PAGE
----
• 1.5 oz vodka (Paul & Roberts use Humboldt Distillery Vodka)
  • 1 oz orange juice
  • .5 oz lime juice
  • .5 oz. vanilla simple syrup (1 cup water, 1 cup sugar, 1 teaspoon vanilla extract) 
  • .5 oz Galliano
  • 1 cup ice 
  • Madagascar Vanilla Whip, to taste


  1. Add all ingredients (except for the Madagascar Vanilla Whip) to a blender and blend until smooth.
  2. Layer the blended cocktail and the Madagascar Vanilla Whip in a chilled glass.

Frozen Missionary’s Downfall

(By Jose “Chuck” Rivera, partner/bartender, Jungle Bird, San Juan, Puerto Rico)

The recent renaissance of tiki cocktails gives bartenders ample opportunity to play around with bright fruit flavors and eye-catching presentations, but there’s no reason why home mixologists can’t get in on the fun, especially if they’re willing to bend the rules a little bit. Bar partner and bartender Jose “Chuck” Rivera opts for a frozen rendition of the classic Missionary’s Downfall, a cocktail traditionally served either straight-up or on the rocks. At Jungle Bird, Rivera likes to use a frozen drink machine to whip up his Downfalls, praising the consistency provided by this equipment. However, it’s entirely possible to make a frozen Missionary’s Downfall with your home blender, and Rivera has a recipe for exactly that purpose.


  • 1.5 oz white rum
  • .75 oz fresh lime juice
  • .5 oz honey syrup
  • .5 oz créme de pêche (peach liqueur)
  • 1 oz fresh pineapple juice
  • 6-8 mint leaves


  1. Add all ingredients to a blender with ice and blend until fully integrated.
  2. Serve in a chilled goblet and garnish with a fresh mint sprig.


(By Nick Touch, brand ambassador, The Family Jones, Denver, Colorado)

Over the past few years, the Negroni has ascended into the popular-cocktail stratosphere, with this long-standing Italian aperitivo appearing on beverage lists throughout the country. This gin-and-Campari libation also makes a great candidate for the frozen treatment, according to bartender and brand ambassador Nick Touch. “I love classic cocktails, and the Negroni is one of my all-time favorites. It’s the perfect balance of strong, sweet, and bitter. This variation is based on a ‘breakfast Negroni’ that some friends and I came up with at an airport bar before an early morning flight to Italy. When transforming a booze-forward, stirred classic cocktail like the Negroni into a frozen summertime treat, you have to consider tweaking the ingredients and adding a bit more sugar and water to help it freeze properly and remain balanced. A little fresh citrus always helps a lot too. This variation keeps true to the original with gin, sweet vermouth and Campari, but is brightened up with a bit of fresh grapefruit and lemon juice,” Touch says of his “Fro-Groni” recipe.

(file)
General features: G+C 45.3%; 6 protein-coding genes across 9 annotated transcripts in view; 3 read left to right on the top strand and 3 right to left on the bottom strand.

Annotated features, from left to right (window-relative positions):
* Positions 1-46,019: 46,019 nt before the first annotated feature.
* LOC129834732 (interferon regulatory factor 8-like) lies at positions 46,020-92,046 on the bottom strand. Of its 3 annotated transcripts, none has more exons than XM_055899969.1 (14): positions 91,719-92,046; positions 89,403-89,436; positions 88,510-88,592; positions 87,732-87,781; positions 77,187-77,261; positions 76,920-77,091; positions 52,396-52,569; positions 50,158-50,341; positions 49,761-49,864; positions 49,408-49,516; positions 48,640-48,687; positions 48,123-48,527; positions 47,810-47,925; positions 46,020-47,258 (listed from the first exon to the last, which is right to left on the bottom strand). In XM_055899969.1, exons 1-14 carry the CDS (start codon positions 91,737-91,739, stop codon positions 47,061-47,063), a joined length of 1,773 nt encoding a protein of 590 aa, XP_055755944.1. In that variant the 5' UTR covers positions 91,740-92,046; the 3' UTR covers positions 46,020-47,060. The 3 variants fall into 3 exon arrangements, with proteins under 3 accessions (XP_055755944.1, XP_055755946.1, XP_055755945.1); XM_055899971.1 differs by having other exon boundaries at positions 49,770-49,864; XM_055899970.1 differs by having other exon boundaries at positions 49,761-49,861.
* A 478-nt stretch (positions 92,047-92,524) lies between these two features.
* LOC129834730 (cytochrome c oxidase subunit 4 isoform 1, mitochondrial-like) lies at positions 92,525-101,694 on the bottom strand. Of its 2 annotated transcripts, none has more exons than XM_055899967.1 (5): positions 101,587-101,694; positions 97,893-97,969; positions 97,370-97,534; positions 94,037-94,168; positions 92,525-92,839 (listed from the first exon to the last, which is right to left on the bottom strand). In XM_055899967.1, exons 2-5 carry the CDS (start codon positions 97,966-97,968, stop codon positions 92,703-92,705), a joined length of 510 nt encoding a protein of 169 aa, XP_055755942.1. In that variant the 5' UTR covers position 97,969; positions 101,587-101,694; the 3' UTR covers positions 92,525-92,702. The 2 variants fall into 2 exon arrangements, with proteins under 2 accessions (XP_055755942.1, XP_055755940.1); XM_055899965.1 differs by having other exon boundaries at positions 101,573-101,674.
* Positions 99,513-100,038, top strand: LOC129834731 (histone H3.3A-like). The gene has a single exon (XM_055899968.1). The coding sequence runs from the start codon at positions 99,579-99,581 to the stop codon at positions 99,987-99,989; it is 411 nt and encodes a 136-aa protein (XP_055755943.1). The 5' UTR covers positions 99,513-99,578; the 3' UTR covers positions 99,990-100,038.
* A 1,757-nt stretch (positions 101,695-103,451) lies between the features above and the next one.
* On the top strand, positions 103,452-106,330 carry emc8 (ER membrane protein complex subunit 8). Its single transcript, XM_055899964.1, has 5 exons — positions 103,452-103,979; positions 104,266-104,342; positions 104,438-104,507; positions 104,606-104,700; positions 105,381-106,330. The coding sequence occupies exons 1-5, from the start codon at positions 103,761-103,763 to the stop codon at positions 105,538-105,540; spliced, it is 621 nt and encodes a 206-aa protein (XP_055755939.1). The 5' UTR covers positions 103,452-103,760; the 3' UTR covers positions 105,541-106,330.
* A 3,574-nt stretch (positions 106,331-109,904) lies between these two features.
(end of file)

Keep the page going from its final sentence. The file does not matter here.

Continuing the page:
• 1 oz gin (Touch prefers The Family Jones Juniper Jones Gin)
  • 1 oz sweet vermouth (Touch prefers Carpano Antica)
  • 1 oz Campari 
  • 1 oz fresh grapefruit juice
  • 1 oz simple syrup
  • .5 oz fresh lemon juice


  1. Add all ingredients to a blender with ice and blend until smooth.
  2. Pour into a chilled glass and garnish with a grapefruit wedge and a lemon wheel.

Frozen Aperol Spritz

(By Demi Natoli, bar manager/assistant beverage director, Graduate Hotel, Nashville)

Like the Negroni, the Aperol Spritz hails from Italy and enjoys massive acclaim as a hero of the aperitivo movement. By adding ice and taking it for a ride in the blender, bar manager Demi Natoli elevates the Aperol Spritz’s cool relief and turns it into “the drink I am having by the pool (for whatever time we have left of summer). In order to keep the integrity of this cocktail, I wanted to make sure that the [frozen] cocktail emulated the flavors of an Aperol Spritz [rather than using] traditional measurements. I added Aperol and Champagne to the bottom of the glass before adding the frozen cocktail to give it an extra touch of bitterness and effervescence. I added citrus for a bit of tang. The orange juice and vanilla syrup bring out the best of flavors from the Aperol, [and the] gin gives the cocktail a little bump in proof.”


  • 1.5 oz Aperol 
  • .5 oz gin (Natoli uses Ford’s Gin)
  • 3 oz Prosecco or Champagne 
  • .5 oz lemon juice
  • .5 oz orange juice 
  • 1 oz vanilla syrup 
  • 2.5 cups crushed ice 


  1. Pour 1 oz sparkling wine and .5 oz Aperol into a Collins glass.
  2. Add the remaining ingredients to a blender and blend until smooth.
  3. Pour blended mixture into the Collins glass and garnish with an orange wheel.